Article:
The realities of business, people, companies, software and change is that “No campaign plan survives first contact with the enemy” (Carl von Clausewitz). Maybe the supplier, me, cannot write the program needed, or the program does not work, or the program fails after a few weeks. What happens then? It’s in the contract. Maybe the client does not have the data needed, or their business needs change, or they wish to abandon the project. What happens then? Do I still get paid? It’s in the contract.
What I needed when I started my business was one of these magical contracts so that I could do my business. One that I can understand, one my clients can enjoy, one to be proud of.
Finding and engaging my Lawyers
So off to find a lawyer. Well, it’s not easy. You cannot walk into a store and compare them. You do not get a 30-day trial period. They do not come in a box with an instruction manual and a features comparison chart. And Yellow Pages ads are useless.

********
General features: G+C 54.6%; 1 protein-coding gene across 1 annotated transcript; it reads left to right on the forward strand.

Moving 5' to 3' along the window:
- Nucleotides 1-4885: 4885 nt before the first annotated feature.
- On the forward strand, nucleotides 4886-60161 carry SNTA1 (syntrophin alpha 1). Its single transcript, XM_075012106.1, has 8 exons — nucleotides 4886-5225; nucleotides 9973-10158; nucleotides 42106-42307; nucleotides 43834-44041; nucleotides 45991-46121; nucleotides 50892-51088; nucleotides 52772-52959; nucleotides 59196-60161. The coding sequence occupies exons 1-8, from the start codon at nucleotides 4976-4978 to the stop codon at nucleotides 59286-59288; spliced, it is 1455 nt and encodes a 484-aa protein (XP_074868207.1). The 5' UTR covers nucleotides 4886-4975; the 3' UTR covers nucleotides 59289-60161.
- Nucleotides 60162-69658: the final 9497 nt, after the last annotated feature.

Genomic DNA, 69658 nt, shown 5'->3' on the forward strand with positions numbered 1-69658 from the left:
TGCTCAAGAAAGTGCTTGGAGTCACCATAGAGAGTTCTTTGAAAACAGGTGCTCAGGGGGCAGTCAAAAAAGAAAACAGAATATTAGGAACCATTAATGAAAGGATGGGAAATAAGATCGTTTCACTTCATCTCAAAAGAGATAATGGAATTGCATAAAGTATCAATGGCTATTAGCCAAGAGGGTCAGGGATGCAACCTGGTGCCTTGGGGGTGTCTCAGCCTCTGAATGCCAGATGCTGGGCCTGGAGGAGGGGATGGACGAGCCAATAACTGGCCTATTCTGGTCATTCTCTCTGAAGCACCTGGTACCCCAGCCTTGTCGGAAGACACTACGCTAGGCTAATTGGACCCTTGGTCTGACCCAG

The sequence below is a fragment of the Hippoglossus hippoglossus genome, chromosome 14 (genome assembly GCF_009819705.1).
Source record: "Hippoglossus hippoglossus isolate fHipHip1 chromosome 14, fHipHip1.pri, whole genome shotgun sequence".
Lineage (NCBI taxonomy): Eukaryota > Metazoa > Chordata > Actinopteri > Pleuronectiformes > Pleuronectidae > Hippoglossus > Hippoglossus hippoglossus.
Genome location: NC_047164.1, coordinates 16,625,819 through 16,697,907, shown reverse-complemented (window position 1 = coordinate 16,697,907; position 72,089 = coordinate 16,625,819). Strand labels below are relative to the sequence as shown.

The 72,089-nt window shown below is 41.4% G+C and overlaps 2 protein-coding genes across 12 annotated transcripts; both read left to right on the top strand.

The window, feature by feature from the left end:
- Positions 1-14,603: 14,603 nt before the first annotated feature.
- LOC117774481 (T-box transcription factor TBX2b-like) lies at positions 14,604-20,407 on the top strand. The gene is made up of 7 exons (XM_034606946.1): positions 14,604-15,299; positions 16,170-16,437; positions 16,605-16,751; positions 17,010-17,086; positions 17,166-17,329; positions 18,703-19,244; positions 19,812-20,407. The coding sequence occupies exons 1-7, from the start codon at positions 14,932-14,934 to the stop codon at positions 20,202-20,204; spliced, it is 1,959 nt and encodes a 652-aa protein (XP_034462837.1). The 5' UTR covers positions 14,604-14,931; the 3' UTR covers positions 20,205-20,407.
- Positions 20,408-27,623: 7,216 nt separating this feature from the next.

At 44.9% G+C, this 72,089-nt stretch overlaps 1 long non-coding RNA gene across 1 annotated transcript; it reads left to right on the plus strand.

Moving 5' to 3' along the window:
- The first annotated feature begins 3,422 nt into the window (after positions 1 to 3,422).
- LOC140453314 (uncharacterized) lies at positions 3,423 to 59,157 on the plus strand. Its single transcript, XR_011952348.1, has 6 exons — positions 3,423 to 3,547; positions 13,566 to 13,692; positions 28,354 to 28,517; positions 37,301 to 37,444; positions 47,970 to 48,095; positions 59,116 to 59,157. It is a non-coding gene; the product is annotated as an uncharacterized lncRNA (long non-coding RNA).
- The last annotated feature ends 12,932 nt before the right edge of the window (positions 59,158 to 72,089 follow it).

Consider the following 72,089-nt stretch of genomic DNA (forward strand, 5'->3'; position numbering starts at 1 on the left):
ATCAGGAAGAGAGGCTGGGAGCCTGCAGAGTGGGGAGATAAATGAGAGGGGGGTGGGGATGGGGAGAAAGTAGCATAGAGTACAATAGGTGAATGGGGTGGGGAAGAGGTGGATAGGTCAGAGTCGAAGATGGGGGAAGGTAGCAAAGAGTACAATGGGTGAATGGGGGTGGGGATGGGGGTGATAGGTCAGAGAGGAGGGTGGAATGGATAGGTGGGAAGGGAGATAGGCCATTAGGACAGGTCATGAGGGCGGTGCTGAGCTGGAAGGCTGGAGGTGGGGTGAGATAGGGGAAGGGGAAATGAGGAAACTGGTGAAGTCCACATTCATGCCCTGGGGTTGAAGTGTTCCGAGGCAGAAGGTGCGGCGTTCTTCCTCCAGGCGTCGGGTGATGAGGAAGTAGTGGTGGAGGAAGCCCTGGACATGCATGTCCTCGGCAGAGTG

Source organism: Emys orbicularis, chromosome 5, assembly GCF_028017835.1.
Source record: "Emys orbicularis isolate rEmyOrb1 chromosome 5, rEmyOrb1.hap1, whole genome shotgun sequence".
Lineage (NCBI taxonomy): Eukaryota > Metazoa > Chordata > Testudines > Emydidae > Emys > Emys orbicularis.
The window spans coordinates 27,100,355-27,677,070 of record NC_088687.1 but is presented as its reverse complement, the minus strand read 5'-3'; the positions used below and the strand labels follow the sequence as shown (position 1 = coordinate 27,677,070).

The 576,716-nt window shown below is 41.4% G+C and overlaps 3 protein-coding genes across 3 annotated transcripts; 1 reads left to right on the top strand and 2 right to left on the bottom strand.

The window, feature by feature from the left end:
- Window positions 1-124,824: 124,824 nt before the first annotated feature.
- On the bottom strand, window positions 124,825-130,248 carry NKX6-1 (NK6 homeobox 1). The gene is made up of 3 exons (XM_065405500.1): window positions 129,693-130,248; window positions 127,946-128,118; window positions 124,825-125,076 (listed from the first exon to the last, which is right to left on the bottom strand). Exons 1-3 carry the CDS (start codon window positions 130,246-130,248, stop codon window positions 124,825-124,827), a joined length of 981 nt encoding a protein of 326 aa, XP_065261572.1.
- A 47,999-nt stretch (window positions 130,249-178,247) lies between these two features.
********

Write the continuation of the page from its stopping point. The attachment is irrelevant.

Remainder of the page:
The best way to find a good lawyer is to use your network of business associates and friends to find people who use similar lawyers and gain their insights. If the same name starts popping up with positive reviews, then you’re on the right track. I found my tax guy that way, and he’s brilliant. Talk to other people who provide you services and get their recommendations. My tax guy recommended my lawyers.
The next step is to interview them. In my case, it was over the phone. You are going to get into a long term business relationship with your lawyers, it’s worth everybody’s time to have a good first discussion. What I really wanted out of this were answers to only two questions: can you write me a great contract (i.e. do you know what you are doing) and more importantly, can I trust you?
As to the first question, a good lawyer will explain the basics of contract law and relate some of the unique issues relating to software and consulting engagements (my kind of needs). They will patiently answer your questions. You may not understand all they say, I did not, but even a layperson can get a feel for bullshit vs brains, whether they are making a sales pitch or genuinely understanding the issues. My lawyer opened my eyes, question one answered.